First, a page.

My interest in Haggadahs was sparked by a visit to Toronto’s Ed Mirvish Art Gallery in 1974. Browsing through a Haggadah by Herbert Bronstein, I was captivated by the illustrations of Leonard Baskin. Since then, I have acquired new Haggadot each year in anticipation of the Passover holiday.
My memories of the Passover celebration revert back to my childhood in Mumbai (Bombay), India, seated around the festive table with extended family and friends. We read from a menagerie of well-used Haggadot, each sporting varying degrees of wine stains accumulated over the years. My great-grandparents emigrated from Baghdad, bringing with them Haggadot of the Sephardi liturgy. A few additions to our table were printed in Livorno, Italy, with the Ladino translation. Some Haggadot included an Arabic translation within the Hebrew script, which we read as well, extending the festivities past the midnight hour.
A product of Diaspora Judaism, the Haggadah was written by the great post-talmudic rabbis studying in Babylonian academies. The earliest extant written manuscript, a relatively complete fragment dated around the ninth and 10th century, was found in the Cairo genizah, a repository for discarded sacred writings.
Prior to the printing press, illuminated Haggadah manuscripts appeared in the 1300s. One of the earliest of these is the Ashkenazi Bird’s Head Haggadah, a manuscript whose illustrations depict humans with bird-like faces wearing conical hats. Such a motif was employed due to the prohibition against graven images of human likeness. Portrayal of human figures with animal and bird-like heads were typically expressed in Jewish manuscripts in south Germany at the time. French Torah scholars, on the other hand, had a more accepting and moderate approach to the portrayal of the human form.
Jews throughout time have created lavishly decorated Haggadot. These are labours of love, the most extensively decorated of all Hebrew manuscripts. The distinctive Golden Haggadah, known for its generous use of gold leaf, emerged around 1320 and currently resides in the British Library. The exquisite Sarajevo Haggadah, which can be found at the National Museum of Sarajevo, is considered to be one of the oldest Sephardi Haggadot. It is handwritten on bleached calfskin and illuminated in copper and gold. Originating in Barcelona around 1350, it has had a turbulent history, having changed hands several times and surviving many close calls with destruction.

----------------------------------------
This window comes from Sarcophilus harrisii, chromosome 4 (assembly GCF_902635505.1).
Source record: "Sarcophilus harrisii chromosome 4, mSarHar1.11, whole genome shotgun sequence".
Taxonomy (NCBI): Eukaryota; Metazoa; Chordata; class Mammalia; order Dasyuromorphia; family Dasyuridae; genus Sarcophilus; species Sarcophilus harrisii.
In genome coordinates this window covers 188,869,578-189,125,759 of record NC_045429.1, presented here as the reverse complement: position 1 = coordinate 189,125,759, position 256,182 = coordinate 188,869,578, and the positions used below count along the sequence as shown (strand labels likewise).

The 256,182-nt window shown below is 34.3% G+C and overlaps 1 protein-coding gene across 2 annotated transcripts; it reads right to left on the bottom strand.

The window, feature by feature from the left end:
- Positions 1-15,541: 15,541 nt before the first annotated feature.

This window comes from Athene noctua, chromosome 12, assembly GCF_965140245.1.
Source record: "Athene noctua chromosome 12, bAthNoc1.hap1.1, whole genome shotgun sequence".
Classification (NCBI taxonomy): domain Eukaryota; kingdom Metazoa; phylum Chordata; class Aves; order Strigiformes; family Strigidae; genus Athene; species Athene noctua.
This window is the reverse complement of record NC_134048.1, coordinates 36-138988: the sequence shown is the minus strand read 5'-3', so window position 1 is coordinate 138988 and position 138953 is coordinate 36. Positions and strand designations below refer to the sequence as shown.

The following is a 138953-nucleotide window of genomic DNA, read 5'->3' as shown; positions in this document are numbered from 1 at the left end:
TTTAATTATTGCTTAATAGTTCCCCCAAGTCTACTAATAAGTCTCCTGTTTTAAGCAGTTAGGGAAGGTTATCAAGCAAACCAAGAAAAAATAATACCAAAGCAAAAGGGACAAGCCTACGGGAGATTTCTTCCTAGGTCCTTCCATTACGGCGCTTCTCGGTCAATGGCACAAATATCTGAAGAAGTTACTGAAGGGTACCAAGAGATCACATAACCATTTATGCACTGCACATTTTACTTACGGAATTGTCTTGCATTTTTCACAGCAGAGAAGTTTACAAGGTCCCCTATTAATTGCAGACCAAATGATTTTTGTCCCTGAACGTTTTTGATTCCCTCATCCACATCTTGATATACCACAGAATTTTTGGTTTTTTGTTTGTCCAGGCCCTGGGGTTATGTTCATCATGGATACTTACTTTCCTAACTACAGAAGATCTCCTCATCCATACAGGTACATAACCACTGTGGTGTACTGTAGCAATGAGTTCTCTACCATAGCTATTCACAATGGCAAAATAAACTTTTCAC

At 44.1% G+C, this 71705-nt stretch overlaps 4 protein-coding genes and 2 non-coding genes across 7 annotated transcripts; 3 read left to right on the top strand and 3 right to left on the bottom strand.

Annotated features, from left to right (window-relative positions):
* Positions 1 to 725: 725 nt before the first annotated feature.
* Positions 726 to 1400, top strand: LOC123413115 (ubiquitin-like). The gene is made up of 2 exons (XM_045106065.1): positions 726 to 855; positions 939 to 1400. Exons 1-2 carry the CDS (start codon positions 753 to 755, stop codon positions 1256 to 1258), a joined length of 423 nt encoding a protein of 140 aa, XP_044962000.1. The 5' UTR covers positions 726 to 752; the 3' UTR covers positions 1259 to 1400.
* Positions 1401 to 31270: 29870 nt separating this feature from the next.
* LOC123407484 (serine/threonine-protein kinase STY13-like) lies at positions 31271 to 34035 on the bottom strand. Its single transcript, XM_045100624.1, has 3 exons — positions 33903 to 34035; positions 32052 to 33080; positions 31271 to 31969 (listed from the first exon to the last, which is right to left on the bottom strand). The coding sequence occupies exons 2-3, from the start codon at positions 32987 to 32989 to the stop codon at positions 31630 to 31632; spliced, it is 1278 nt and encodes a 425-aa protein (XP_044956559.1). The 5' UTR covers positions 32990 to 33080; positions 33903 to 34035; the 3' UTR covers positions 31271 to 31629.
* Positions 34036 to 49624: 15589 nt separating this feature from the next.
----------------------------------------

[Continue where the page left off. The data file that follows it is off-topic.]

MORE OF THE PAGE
The birth of the printed Haggadah in the 15th century led to new innovations in creativity. Some Haggadot were illustrated with medieval woodcuts. The most famous of these, the Prague Haggadah of 1526, served as a prototype for those that followed.
Over the years, I have added to my Haggadah collection some older copies from the late 19th and early 20th centuries, a few illustrated from woodcuts or copper engravings. They include one published by Eliyahu ben Amozeg and Sons in Leghorn (Livorno), Italy, in 1865, printed, according to the Baghdad rite, in both Judeo-Arabic and Hebrew, and illustrated with woodcut blocks, depicting an embellished Hebrew letter at the start of a paragraph. Another, the Rodelheim Haggadah Shel Pasach, printed in 1863 with a German translation by Abraham Emanuel, illustrates the Exodus story within a medieval backdrop of knights and castles.
During the latter half of the last century, there was an explosion in contemporary Jewish art. Political artists such as Arthur Szyk filled the pages of their Haggadot with Jewish heroes and stunning calligraphy. Early modernist Marc Chagall brought a name to the art form that all could recognize, and later, Israeli artist David Moss revived the art of the illuminated Haggadah. Multiple editions of his prized Moss Haggadah have been published. Printed in elaborate folio editions showcasing full-page illustrations, these books are as suitably displayed on a coffee table as on a seder table.
Modern Jewish history has not only brought changes in printing and illustration methods, but in the very content of the Haggadah. Two major events have significantly contributed to the restructuring of today’s Haggadah: the Holocaust and the struggle for an independent homeland. The Survivors’ Haggadah is a unique post-Holocaust facsimile, created by survivors and displaced persons after the liberation, in preparation for the Passover holiday of 1946. Dedicated to those that escaped, the story of Jewish survival is interwoven with the traditional seder and illustrated with stark woodcuts created by survivor Miklos Adler, depicting the heart-wrenching deliverance to freedom. Escape Velocity is another apocalyptic Passover Haggadah, by Stanley Aaron Lebovic, son of a Holocaust survivor. Lebovic soulfully weaves memories of the decimation of European Jewry into the traditional Haggadah.
The closing words of the Haggadah, “next year in Jerusalem,” were realized with the establishment of the State of Israel. New Haggadot provided testimony to the lives and ideals of the Jewish state’s builders and depicted the renewed aspirations of Jews in their homeland. A prime example is Chaya and David Harel’s Rebirth of Israel Passover Haggadah, printed in 1968, which provides an analogy of the Exodus story in the framework of the Jewish liberation and birth of Israel.
The 1969 Freedom Seder, produced in honour of Martin Luther King Jr., launched a new era of diversity in themed Haggadot. These include texts that focus on egalitarianism, feminism, the LGBTQ community, environmentalism and other causes that emphasize social and political justice. They are personalized, revised and recast so that the Haggadah remains relevant to our lives today.
While the structure of the Haggadah remains the same, the text has become a dais of creative ideas, emphasizing the theme of freedom. It has become a means of expression for a people targeted for victimhood.
Ellis Macmull is an architectural designer/planner.